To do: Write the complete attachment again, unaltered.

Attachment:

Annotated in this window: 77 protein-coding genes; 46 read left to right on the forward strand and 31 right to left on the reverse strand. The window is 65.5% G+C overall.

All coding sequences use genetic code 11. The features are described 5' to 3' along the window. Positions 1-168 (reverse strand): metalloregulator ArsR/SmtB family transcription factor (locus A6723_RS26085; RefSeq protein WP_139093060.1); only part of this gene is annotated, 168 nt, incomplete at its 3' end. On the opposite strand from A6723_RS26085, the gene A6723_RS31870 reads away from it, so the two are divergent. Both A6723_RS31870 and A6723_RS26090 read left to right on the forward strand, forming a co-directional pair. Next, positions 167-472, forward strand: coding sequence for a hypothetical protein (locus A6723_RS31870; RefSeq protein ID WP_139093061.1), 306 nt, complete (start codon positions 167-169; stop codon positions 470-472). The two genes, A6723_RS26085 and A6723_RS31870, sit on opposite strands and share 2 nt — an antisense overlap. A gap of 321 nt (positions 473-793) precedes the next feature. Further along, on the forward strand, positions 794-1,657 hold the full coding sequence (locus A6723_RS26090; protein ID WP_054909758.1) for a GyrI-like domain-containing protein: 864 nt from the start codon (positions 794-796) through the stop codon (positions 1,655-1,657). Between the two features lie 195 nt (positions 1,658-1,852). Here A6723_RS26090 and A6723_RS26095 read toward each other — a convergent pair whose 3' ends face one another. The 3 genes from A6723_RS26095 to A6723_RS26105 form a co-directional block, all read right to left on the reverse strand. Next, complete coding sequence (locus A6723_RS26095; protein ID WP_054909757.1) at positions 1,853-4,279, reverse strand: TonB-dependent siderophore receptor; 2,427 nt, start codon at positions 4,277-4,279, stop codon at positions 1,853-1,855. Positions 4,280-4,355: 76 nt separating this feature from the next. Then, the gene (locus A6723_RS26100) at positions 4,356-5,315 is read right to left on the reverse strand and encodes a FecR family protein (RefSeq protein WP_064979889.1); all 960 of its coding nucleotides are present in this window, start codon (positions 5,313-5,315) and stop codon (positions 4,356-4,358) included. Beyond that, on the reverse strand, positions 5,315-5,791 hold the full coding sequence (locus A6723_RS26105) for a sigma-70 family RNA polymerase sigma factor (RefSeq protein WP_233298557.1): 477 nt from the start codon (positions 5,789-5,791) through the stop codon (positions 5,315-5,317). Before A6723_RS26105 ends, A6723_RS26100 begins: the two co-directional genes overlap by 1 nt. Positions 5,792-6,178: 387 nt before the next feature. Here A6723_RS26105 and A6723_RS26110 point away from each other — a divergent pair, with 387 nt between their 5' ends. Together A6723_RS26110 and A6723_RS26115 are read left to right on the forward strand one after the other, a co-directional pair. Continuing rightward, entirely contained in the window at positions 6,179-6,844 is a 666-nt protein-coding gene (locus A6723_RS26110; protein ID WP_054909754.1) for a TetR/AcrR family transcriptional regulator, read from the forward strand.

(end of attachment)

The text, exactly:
Annotated in this window: 77 protein-coding genes; 46 read left to right on the forward strand and 31 right to left on the reverse strand. The window is 65.5% G+C overall.

All coding sequences use genetic code 11. The features are described 5' to 3' along the window. Positions 1-168 (reverse strand): metalloregulator ArsR/SmtB family transcription factor (locus A6723_RS26085; RefSeq protein WP_139093060.1); only part of this gene is annotated, 168 nt, incomplete at its 3' end. On the opposite strand from A6723_RS26085, the gene A6723_RS31870 reads away from it, so the two are divergent. Both A6723_RS31870 and A6723_RS26090 read left to right on the forward strand, forming a co-directional pair. Next, positions 167-472, forward strand: coding sequence for a hypothetical protein (locus A6723_RS31870; RefSeq protein ID WP_139093061.1), 306 nt, complete (start codon positions 167-169; stop codon positions 470-472). The two genes, A6723_RS26085 and A6723_RS31870, sit on opposite strands and share 2 nt — an antisense overlap. A gap of 321 nt (positions 473-793) precedes the next feature. Further along, on the forward strand, positions 794-1,657 hold the full coding sequence (locus A6723_RS26090; protein ID WP_054909758.1) for a GyrI-like domain-containing protein: 864 nt from the start codon (positions 794-796) through the stop codon (positions 1,655-1,657). Between the two features lie 195 nt (positions 1,658-1,852). Here A6723_RS26090 and A6723_RS26095 read toward each other — a convergent pair whose 3' ends face one another. The 3 genes from A6723_RS26095 to A6723_RS26105 form a co-directional block, all read right to left on the reverse strand. Next, complete coding sequence (locus A6723_RS26095; protein ID WP_054909757.1) at positions 1,853-4,279, reverse strand: TonB-dependent siderophore receptor; 2,427 nt, start codon at positions 4,277-4,279, stop codon at positions 1,853-1,855. Positions 4,280-4,355: 76 nt separating this feature from the next. Then, the gene (locus A6723_RS26100) at positions 4,356-5,315 is read right to left on the reverse strand and encodes a FecR family protein (RefSeq protein WP_064979889.1); all 960 of its coding nucleotides are present in this window, start codon (positions 5,313-5,315) and stop codon (positions 4,356-4,358) included. Beyond that, on the reverse strand, positions 5,315-5,791 hold the full coding sequence (locus A6723_RS26105) for a sigma-70 family RNA polymerase sigma factor (RefSeq protein WP_233298557.1): 477 nt from the start codon (positions 5,789-5,791) through the stop codon (positions 5,315-5,317). Before A6723_RS26105 ends, A6723_RS26100 begins: the two co-directional genes overlap by 1 nt. Positions 5,792-6,178: 387 nt before the next feature. Here A6723_RS26105 and A6723_RS26110 point away from each other — a divergent pair, with 387 nt between their 5' ends. Together A6723_RS26110 and A6723_RS26115 are read left to right on the forward strand one after the other, a co-directional pair. Continuing rightward, entirely contained in the window at positions 6,179-6,844 is a 666-nt protein-coding gene (locus A6723_RS26110; protein ID WP_054909754.1) for a TetR/AcrR family transcriptional regulator, read from the forward strand.